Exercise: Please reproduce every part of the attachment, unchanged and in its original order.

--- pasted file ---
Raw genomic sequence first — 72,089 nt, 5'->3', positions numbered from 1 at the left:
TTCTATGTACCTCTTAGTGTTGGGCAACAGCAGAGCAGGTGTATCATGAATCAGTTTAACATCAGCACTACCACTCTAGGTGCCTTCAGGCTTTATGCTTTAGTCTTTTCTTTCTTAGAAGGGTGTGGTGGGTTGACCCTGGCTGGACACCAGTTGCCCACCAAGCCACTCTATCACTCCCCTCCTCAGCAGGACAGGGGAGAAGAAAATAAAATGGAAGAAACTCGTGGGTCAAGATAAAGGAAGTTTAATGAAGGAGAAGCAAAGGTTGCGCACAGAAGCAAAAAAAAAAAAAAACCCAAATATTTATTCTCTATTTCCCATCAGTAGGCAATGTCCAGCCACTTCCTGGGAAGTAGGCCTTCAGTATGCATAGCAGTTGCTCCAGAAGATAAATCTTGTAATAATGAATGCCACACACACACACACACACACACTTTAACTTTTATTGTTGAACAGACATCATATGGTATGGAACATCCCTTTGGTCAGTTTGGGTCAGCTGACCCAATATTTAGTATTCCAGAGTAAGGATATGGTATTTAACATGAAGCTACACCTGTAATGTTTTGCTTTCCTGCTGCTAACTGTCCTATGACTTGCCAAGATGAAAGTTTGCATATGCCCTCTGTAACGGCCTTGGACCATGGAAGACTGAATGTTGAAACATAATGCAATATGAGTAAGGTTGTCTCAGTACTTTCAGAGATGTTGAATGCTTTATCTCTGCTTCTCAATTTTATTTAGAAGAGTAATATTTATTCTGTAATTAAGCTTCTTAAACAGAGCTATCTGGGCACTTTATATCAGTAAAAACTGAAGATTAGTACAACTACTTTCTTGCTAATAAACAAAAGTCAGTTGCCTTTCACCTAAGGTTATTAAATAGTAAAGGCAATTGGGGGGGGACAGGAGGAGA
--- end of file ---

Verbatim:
Raw genomic sequence first — 72,089 nt, 5'->3', positions numbered from 1 at the left:
TTCTATGTACCTCTTAGTGTTGGGCAACAGCAGAGCAGGTGTATCATGAATCAGTTTAACATCAGCACTACCACTCTAGGTGCCTTCAGGCTTTATGCTTTAGTCTTTTCTTTCTTAGAAGGGTGTGGTGGGTTGACCCTGGCTGGACACCAGTTGCCCACCAAGCCACTCTATCACTCCCCTCCTCAGCAGGACAGGGGAGAAGAAAATAAAATGGAAGAAACTCGTGGGTCAAGATAAAGGAAGTTTAATGAAGGAGAAGCAAAGGTTGCGCACAGAAGCAAAAAAAAAAAAAAACCCAAATATTTATTCTCTATTTCCCATCAGTAGGCAATGTCCAGCCACTTCCTGGGAAGTAGGCCTTCAGTATGCATAGCAGTTGCTCCAGAAGATAAATCTTGTAATAATGAATGCCACACACACACACACACACACACTTTAACTTTTATTGTTGAACAGACATCATATGGTATGGAACATCCCTTTGGTCAGTTTGGGTCAGCTGACCCAATATTTAGTATTCCAGAGTAAGGATATGGTATTTAACATGAAGCTACACCTGTAATGTTTTGCTTTCCTGCTGCTAACTGTCCTATGACTTGCCAAGATGAAAGTTTGCATATGCCCTCTGTAACGGCCTTGGACCATGGAAGACTGAATGTTGAAACATAATGCAATATGAGTAAGGTTGTCTCAGTACTTTCAGAGATGTTGAATGCTTTATCTCTGCTTCTCAATTTTATTTAGAAGAGTAATATTTATTCTGTAATTAAGCTTCTTAAACAGAGCTATCTGGGCACTTTATATCAGTAAAAACTGAAGATTAGTACAACTACTTTCTTGCTAATAAACAAAAGTCAGTTGCCTTTCACCTAAGGTTATTAAATAGTAAAGGCAATTGGGGGGGGACAGGAGGAGA